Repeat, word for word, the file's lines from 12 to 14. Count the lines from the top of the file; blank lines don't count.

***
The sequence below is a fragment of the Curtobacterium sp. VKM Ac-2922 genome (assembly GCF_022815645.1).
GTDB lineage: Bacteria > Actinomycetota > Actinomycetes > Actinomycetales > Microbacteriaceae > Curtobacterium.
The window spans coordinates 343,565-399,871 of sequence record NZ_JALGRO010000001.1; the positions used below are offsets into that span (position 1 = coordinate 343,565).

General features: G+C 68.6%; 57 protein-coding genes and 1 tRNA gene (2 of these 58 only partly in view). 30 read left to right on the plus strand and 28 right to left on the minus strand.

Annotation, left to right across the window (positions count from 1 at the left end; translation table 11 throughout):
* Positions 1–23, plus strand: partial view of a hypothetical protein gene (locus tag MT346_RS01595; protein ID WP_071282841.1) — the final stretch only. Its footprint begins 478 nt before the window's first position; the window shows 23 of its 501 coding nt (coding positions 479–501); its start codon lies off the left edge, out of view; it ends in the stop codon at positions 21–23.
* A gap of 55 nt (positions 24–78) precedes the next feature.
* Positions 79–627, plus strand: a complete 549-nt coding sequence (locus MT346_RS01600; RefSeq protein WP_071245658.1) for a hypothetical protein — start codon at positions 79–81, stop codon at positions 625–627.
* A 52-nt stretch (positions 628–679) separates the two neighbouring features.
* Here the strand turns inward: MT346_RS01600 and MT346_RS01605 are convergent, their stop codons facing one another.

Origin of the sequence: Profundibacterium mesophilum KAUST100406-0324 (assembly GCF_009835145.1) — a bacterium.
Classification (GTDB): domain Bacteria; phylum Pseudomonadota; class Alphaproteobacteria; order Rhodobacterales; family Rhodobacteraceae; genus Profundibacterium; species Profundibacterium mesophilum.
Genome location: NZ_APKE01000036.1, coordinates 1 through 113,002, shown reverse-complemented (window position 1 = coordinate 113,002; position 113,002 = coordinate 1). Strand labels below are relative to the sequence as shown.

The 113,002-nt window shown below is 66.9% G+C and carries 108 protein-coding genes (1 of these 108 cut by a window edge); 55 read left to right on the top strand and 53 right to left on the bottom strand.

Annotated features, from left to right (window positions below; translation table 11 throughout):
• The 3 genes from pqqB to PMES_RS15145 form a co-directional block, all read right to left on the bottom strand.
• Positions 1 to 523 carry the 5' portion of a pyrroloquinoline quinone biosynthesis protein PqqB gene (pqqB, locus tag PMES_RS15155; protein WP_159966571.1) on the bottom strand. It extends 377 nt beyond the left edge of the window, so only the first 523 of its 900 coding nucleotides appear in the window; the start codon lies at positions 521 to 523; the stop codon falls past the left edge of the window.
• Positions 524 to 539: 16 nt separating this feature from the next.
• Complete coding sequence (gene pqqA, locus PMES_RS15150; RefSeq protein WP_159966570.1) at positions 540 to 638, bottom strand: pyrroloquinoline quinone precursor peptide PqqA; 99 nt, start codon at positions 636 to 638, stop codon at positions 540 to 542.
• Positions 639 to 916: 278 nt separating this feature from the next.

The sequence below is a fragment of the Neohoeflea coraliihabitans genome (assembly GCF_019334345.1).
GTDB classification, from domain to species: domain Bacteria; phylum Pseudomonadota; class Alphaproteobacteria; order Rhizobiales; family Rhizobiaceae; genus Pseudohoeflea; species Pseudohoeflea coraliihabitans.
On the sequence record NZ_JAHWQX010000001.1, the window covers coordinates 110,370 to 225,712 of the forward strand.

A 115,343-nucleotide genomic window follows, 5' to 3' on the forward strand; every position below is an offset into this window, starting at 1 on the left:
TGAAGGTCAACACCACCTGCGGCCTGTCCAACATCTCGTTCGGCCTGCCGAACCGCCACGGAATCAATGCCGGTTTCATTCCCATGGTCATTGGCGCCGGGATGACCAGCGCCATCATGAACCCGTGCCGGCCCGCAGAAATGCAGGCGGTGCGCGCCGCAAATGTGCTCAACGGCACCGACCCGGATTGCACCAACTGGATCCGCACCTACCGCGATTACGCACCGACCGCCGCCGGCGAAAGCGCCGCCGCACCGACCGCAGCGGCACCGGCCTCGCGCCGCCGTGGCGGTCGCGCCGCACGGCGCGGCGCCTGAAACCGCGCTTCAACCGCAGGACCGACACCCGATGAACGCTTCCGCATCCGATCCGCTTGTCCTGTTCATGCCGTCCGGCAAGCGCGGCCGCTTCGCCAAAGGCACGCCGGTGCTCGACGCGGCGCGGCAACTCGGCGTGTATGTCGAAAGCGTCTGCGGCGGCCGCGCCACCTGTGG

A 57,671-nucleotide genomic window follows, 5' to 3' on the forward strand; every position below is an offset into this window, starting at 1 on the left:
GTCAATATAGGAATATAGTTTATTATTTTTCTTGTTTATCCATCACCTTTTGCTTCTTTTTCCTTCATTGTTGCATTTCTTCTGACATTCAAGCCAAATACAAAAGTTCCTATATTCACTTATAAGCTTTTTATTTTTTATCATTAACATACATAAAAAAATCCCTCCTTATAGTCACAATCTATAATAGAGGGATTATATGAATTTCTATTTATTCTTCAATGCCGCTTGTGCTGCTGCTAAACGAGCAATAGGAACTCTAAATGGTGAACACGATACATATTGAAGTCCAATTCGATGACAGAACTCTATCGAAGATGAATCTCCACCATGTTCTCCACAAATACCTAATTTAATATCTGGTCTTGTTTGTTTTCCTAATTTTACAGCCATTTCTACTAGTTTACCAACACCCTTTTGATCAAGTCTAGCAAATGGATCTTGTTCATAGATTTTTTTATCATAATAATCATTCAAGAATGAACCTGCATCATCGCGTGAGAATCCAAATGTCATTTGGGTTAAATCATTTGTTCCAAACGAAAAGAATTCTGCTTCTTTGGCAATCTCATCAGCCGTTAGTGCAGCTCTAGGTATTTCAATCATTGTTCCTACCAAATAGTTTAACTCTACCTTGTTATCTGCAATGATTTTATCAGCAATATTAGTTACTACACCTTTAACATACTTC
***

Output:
Classification (GTDB): domain Bacteria; phylum Pseudomonadota; class Alphaproteobacteria; order Rhodobacterales; family Rhodobacteraceae; genus Profundibacterium; species Profundibacterium mesophilum.
Genome location: NZ_APKE01000036.1, coordinates 1 through 113,002, shown reverse-complemented (window position 1 = coordinate 113,002; position 113,002 = coordinate 1). Strand labels below are relative to the sequence as shown.

The 113,002-nt window shown below is 66.9% G+C and carries 108 protein-coding genes (1 of these 108 cut by a window edge); 55 read left to right on the top strand and 53 right to left on the bottom strand.